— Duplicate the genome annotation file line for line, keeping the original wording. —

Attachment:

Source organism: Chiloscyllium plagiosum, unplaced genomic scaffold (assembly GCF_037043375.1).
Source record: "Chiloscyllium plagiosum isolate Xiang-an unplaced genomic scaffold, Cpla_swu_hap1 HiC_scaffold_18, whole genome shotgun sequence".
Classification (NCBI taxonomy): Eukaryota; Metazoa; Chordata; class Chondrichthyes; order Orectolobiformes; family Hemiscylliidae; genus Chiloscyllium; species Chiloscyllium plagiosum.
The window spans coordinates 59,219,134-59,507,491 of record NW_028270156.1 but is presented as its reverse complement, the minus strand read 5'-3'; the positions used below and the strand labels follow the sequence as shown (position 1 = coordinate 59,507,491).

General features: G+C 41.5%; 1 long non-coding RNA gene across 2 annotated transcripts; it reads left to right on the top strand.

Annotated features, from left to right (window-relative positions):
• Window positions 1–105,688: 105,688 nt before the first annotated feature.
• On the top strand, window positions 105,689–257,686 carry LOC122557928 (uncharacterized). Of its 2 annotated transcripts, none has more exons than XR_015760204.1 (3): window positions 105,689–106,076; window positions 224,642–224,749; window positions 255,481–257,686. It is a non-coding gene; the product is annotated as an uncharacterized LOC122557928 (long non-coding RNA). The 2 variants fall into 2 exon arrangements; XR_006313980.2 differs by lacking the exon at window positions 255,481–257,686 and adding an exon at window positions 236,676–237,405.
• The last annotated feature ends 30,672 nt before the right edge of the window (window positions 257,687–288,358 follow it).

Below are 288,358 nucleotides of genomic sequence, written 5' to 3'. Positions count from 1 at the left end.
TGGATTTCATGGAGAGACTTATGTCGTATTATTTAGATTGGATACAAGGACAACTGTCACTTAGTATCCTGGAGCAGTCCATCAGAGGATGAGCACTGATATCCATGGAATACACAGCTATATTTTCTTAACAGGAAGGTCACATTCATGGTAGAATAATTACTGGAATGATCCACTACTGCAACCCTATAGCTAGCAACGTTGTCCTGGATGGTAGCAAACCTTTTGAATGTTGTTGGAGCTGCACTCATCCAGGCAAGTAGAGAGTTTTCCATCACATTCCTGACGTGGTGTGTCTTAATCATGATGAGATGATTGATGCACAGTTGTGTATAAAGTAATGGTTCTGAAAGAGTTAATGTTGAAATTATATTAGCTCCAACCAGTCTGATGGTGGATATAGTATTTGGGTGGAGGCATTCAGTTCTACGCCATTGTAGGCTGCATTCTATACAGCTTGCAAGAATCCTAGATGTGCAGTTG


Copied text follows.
Source organism: Chiloscyllium plagiosum, unplaced genomic scaffold (assembly GCF_037043375.1).
Source record: "Chiloscyllium plagiosum isolate Xiang-an unplaced genomic scaffold, Cpla_swu_hap1 HiC_scaffold_18, whole genome shotgun sequence".
Classification (NCBI taxonomy): Eukaryota; Metazoa; Chordata; class Chondrichthyes; order Orectolobiformes; family Hemiscylliidae; genus Chiloscyllium; species Chiloscyllium plagiosum.
The window spans coordinates 59,219,134-59,507,491 of record NW_028270156.1 but is presented as its reverse complement, the minus strand read 5'-3'; the positions used below and the strand labels follow the sequence as shown (position 1 = coordinate 59,507,491).

General features: G+C 41.5%; 1 long non-coding RNA gene across 2 annotated transcripts; it reads left to right on the top strand.

Annotated features, from left to right (window-relative positions):
• Window positions 1–105,688: 105,688 nt before the first annotated feature.
• On the top strand, window positions 105,689–257,686 carry LOC122557928 (uncharacterized). Of its 2 annotated transcripts, none has more exons than XR_015760204.1 (3): window positions 105,689–106,076; window positions 224,642–224,749; window positions 255,481–257,686. It is a non-coding gene; the product is annotated as an uncharacterized LOC122557928 (long non-coding RNA). The 2 variants fall into 2 exon arrangements; XR_006313980.2 differs by lacking the exon at window positions 255,481–257,686 and adding an exon at window positions 236,676–237,405.
• The last annotated feature ends 30,672 nt before the right edge of the window (window positions 257,687–288,358 follow it).

Below are 288,358 nucleotides of genomic sequence, written 5' to 3'. Positions count from 1 at the left end.
TGGATTTCATGGAGAGACTTATGTCGTATTATTTAGATTGGATACAAGGACAACTGTCACTTAGTATCCTGGAGCAGTCCATCAGAGGATGAGCACTGATATCCATGGAATACACAGCTATATTTTCTTAACAGGAAGGTCACATTCATGGTAGAATAATTACTGGAATGATCCACTACTGCAACCCTATAGCTAGCAACGTTGTCCTGGATGGTAGCAAACCTTTTGAATGTTGTTGGAGCTGCACTCATCCAGGCAAGTAGAGAGTTTTCCATCACATTCCTGACGTGGTGTGTCTTAATCATGATGAGATGATTGATGCACAGTTGTGTATAAAGTAATGGTTCTGAAAGAGTTAATGTTGAAATTATATTAGCTCCAACCAGTCTGATGGTGGATATAGTATTTGGGTGGAGGCATTCAGTTCTACGCCATTGTAGGCTGCATTCTATACAGCTTGCAAGAATCCTAGATGTGCAGTTG